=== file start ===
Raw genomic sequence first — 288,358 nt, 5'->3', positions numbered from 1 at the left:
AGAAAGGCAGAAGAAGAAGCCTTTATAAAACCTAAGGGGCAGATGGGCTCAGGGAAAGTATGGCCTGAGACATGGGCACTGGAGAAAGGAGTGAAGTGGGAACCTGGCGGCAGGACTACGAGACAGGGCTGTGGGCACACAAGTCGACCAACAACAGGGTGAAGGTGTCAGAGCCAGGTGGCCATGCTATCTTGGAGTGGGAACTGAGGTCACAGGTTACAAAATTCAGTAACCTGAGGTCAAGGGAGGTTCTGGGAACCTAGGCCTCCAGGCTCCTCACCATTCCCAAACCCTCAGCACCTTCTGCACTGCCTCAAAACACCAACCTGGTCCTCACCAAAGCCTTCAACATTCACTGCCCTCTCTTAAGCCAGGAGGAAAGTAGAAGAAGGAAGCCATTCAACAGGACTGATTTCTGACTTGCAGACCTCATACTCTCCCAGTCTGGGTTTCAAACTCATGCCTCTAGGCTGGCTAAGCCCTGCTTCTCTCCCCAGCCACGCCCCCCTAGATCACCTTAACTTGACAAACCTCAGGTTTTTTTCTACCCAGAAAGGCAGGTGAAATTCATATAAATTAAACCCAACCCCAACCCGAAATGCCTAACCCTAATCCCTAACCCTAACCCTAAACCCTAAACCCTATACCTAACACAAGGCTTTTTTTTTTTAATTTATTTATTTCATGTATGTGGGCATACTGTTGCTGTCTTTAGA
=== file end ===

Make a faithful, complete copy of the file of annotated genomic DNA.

Raw genomic sequence first — 288,358 nt, 5'->3', positions numbered from 1 at the left:
AGAAAGGCAGAAGAAGAAGCCTTTATAAAACCTAAGGGGCAGATGGGCTCAGGGAAAGTATGGCCTGAGACATGGGCACTGGAGAAAGGAGTGAAGTGGGAACCTGGCGGCAGGACTACGAGACAGGGCTGTGGGCACACAAGTCGACCAACAACAGGGTGAAGGTGTCAGAGCCAGGTGGCCATGCTATCTTGGAGTGGGAACTGAGGTCACAGGTTACAAAATTCAGTAACCTGAGGTCAAGGGAGGTTCTGGGAACCTAGGCCTCCAGGCTCCTCACCATTCCCAAACCCTCAGCACCTTCTGCACTGCCTCAAAACACCAACCTGGTCCTCACCAAAGCCTTCAACATTCACTGCCCTCTCTTAAGCCAGGAGGAAAGTAGAAGAAGGAAGCCATTCAACAGGACTGATTTCTGACTTGCAGACCTCATACTCTCCCAGTCTGGGTTTCAAACTCATGCCTCTAGGCTGGCTAAGCCCTGCTTCTCTCCCCAGCCACGCCCCCCTAGATCACCTTAACTTGACAAACCTCAGGTTTTTTTCTACCCAGAAAGGCAGGTGAAATTCATATAAATTAAACCCAACCCCAACCCGAAATGCCTAACCCTAATCCCTAACCCTAACCCTAAACCCTAAACCCTATACCTAACACAAGGCTTTTTTTTTTTAATTTATTTATTTCATGTATGTGGGCATACTGTTGCTGTCTTTAGA